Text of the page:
Paul TeskeThis summer, I was humbled and energized by the diversity, compassion, and wisdom of the educators that we convened as part of the Fab Five ELL Squad and California District EL Network. The goal of our gathering was to deepen our understanding of how best to serve bi- and multi-literate students. With the generous support of the Helmsley and Stuart Foundations, we came together to share our challenges and collective wisdom.

With the support of Sarah Ottow from Confianza, each member of the ELL Squad had a project with distinct goals for better understanding their puzzles of practice. Our Fab Five ELL Squad will be sharing their useful work in the upcoming months.

Emily Francis of Cabburas County Schools, North Carolina, is our next ELL Fab Five Squadster up to bat. Emily provides joy and depth to her work with elementary students — it’s a passion that has recently been noticed by People Magazine and Ellen DeGeneres. Her focus is on building a safe and inclusive environment for students AND families, since this provides the foundation for all things academic.

Emigrating to the U.S. from Guatemala as a child, Emily’s personal story illustrates the mixed feelings and experiences of hope and, conversely, educational alienation of many newcomers to the U.S., and it also supplies us with inspiration of how one’s experience can deeply inform one’s work that, in turn, nurtures the academic and personal lives of bi-literate and multi-literate students.

Stories such as hers often get lost in the broad conversations about immigrants and refugees; however, knowing the stories provides a context from which we can build compassion and understanding. And as educators, the stories help us understand our students better. We know you’ll enjoy Emily’s work and words as much as we do.

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Ella Fitzgerald quoteTo be honest, I’m not sure to what Ella Fitzgerald was referring when she said these words. To me, where I came from counts — a lot! But since I moved to the United States from Guatemala, I’ve been sharply focused on the future.

Guatemala

I was born in Guatemala and lived there for 15 years. I’m the oldest of five children — four girls and a boy.

My mother was a single mother who worked day and night to provide for her children as best she could. I didn’t live with my mother until I was seven years old; instead, I stayed with family members or sitters since my mother often had to work.

Life was very difficult for me and my siblings during our childhood. We all encountered verbal and physical abuse, not to mention all the domestic chores we were expected to do on a daily basis.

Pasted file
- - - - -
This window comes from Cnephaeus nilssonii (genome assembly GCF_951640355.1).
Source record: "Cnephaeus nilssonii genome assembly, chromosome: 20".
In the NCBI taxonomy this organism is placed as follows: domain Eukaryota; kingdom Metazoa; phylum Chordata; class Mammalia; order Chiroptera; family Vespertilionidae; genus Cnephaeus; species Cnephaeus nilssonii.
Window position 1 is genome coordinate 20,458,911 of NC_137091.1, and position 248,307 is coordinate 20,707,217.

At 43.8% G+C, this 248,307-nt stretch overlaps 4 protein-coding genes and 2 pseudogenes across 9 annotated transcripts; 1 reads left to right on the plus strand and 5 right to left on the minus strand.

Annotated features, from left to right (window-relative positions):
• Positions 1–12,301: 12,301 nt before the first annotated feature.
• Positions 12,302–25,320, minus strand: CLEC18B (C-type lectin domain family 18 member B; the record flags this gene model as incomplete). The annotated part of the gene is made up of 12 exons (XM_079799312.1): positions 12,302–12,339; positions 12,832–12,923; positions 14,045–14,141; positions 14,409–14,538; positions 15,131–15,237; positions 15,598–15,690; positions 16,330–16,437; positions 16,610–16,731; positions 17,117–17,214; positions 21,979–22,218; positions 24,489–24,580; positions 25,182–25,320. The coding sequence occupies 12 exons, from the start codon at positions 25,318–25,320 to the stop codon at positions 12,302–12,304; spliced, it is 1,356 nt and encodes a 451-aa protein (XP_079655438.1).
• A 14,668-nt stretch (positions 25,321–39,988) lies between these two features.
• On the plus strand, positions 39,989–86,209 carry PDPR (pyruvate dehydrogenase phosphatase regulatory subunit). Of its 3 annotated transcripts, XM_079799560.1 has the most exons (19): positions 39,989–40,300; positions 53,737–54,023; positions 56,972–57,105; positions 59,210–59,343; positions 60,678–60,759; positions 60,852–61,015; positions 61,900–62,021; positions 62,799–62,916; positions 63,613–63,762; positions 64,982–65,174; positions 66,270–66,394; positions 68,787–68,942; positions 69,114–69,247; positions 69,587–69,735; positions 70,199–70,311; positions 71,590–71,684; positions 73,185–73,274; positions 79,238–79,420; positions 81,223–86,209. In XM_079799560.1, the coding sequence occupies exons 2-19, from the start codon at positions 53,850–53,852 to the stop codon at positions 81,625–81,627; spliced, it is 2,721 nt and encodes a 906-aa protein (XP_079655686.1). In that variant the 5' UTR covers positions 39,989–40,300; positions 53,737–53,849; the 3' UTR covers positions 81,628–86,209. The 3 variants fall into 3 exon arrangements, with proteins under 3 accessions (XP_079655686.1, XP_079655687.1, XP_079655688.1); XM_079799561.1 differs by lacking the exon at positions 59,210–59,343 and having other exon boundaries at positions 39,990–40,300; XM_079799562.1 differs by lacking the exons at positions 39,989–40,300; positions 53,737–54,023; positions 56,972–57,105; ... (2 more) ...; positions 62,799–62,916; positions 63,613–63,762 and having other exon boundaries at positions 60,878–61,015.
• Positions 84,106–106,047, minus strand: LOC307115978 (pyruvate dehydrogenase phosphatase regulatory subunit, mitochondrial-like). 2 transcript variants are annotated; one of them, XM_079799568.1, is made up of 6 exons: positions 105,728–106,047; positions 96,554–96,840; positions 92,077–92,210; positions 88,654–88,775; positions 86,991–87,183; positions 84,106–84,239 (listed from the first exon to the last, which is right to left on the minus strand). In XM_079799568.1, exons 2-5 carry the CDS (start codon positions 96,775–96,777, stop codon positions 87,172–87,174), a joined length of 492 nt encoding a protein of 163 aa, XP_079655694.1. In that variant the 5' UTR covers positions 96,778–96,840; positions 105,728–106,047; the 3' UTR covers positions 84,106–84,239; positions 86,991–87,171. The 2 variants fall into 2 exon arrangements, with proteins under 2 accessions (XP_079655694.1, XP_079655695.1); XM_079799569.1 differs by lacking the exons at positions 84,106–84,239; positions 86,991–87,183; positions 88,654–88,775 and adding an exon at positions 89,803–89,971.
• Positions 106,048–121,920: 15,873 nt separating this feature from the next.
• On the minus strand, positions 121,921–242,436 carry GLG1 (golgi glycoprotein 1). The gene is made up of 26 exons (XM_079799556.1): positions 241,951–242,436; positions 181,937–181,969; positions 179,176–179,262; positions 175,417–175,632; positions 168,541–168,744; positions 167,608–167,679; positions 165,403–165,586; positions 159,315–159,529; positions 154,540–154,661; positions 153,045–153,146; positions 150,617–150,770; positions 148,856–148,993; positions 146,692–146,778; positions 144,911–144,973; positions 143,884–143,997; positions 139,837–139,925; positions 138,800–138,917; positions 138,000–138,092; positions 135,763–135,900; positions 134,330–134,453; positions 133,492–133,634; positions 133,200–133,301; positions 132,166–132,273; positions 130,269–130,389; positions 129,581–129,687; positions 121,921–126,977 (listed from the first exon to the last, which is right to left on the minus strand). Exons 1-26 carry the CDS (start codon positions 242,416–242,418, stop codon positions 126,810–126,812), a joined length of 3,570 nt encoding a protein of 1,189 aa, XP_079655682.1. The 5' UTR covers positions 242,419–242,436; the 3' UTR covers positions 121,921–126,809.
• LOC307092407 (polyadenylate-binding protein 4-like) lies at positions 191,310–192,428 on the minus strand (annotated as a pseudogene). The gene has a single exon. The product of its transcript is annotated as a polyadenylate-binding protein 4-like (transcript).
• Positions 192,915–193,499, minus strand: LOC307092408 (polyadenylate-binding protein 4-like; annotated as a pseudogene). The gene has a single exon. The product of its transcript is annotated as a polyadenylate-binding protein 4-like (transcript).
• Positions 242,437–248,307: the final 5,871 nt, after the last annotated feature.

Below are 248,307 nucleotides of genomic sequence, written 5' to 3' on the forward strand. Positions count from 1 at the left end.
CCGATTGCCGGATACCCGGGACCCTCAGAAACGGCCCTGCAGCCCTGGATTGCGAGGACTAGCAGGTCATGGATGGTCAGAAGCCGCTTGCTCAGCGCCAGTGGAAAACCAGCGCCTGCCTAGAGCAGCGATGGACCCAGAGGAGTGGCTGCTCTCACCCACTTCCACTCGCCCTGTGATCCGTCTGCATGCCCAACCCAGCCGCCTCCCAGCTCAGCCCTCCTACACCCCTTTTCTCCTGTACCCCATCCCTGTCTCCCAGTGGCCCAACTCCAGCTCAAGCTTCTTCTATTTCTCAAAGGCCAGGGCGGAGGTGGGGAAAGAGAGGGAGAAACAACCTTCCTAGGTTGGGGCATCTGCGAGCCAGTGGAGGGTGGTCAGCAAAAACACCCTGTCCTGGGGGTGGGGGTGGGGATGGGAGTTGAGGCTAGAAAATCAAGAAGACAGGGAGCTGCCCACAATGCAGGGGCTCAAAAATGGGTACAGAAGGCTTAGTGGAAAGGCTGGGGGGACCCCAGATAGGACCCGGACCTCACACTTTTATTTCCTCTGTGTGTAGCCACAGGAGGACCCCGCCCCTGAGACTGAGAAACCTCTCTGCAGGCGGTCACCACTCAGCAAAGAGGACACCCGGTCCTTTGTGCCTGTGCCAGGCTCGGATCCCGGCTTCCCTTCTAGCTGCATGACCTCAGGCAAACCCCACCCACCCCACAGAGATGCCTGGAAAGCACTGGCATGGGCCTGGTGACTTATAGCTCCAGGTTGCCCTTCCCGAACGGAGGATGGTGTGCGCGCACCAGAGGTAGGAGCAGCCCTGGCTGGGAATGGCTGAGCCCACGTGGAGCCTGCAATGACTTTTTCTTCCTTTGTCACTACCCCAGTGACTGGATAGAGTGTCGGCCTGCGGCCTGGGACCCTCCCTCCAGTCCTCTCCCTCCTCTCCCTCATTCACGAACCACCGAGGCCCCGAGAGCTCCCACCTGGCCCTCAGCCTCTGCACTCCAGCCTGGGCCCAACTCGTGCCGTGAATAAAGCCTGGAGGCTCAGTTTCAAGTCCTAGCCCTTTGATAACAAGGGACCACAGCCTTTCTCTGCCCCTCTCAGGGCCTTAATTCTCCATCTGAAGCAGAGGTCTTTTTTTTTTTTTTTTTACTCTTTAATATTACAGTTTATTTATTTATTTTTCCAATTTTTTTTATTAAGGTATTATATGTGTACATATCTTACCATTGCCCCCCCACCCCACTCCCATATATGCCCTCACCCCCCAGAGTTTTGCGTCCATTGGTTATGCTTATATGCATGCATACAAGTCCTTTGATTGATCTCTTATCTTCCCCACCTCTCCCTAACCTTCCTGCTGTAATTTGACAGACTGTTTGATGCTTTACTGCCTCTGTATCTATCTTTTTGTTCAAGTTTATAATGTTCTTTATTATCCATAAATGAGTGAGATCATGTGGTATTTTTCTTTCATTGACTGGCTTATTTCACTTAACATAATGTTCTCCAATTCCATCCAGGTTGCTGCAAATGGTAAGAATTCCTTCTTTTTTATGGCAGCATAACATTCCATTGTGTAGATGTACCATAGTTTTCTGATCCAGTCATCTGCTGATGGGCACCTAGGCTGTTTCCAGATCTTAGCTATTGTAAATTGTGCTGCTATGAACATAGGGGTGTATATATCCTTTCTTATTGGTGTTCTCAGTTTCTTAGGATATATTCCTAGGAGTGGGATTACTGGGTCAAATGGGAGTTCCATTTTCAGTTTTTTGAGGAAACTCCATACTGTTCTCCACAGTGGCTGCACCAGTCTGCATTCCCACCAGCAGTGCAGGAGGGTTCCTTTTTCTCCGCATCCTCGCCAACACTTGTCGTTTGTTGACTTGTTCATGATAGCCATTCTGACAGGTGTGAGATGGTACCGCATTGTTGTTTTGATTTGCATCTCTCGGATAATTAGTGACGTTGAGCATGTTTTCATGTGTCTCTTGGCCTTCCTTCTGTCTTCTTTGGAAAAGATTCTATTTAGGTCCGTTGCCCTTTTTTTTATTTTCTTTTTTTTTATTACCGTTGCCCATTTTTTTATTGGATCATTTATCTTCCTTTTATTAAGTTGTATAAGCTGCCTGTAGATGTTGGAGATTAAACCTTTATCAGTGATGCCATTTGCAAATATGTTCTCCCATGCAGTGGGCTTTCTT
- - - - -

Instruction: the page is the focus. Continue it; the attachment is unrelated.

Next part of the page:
As the oldest child, it was my job to care for my sisters and brother while our mother was working. I was also responsible for cooking, cleaning, grocery shopping, and the like. I wasn’t the best cook back then, and I’m sure my sisters will never forget the first time I made them scrambled eggs — I didn’t know I was supposed to let the eggs “gel” and cook before I served them… so they were a little runny.

I went to school when I could — when my mom was home. But I moved from school to school, from teacher to teacher often. All in all, there might have been one or two school years when I completed an entire year at the same school.

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Glowing and Growing Through Self-Assessment

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Forward

by Teaching Channel’s Vice President of Engagement, Paul Teske

Paul TeskeThis summer, I was humbled and energized by the diversity, compassion, and wisdom of the educators that we convened as part of the Fab Five ELL Squad and California District EL Network. The goal in our gathering was to deepen our understanding of how best to serve bi- and multi-literate students. With the generous support of the Helmsley and Stuart Foundations, we came together to share our challenges and collective wisdom.

With the support of Sarah Ottow from Confianza, each member of the ELL Squad had a project with distinct goals for better understanding their puzzles of practice. Our Fab Five ELL Squad will be sharing their useful work in the upcoming months.

Damaris Gutierrez is first up in our Fab Five ELL series of blog posts. Damaris is from Northside ISD in San Antonio, Texas, where she served as the teacher of elementary refugee students in a sheltered instruction environment. In her project, she focused on reading instruction, culturally responsive teaching, and assessment.

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As a newcomer ESL teacher to refugee students in an elementary setting, my classroom was self-contained and I taught language through content in a sheltered instruction environment.

The thought of teaching self-reflection terrified me.

I just didn’t know how to do this with my students.

But self-reflection and assessment is a requirement of the SIOP Model I use with my English Language Learners (ELLs). I remember reading this requirement and thinking — how? How can I get my beginner ELLs, who have limited or no prior schooling experience, to reflect on their language development and content knowledge in English?

Throughout the process of becoming a National Board Certified Teacher, I’ve had to assess my own teaching practices, plan to improve my instruction and act on those plans, view my own teaching, and reflect on my teacher actions and student learning. But teaching my students to self-assess their own learning really challenged my ideas about what they were capable of doing.

Self-reflection would first challenge me to think beyond my current expectations and then inspire me to explore new teaching practices. Read more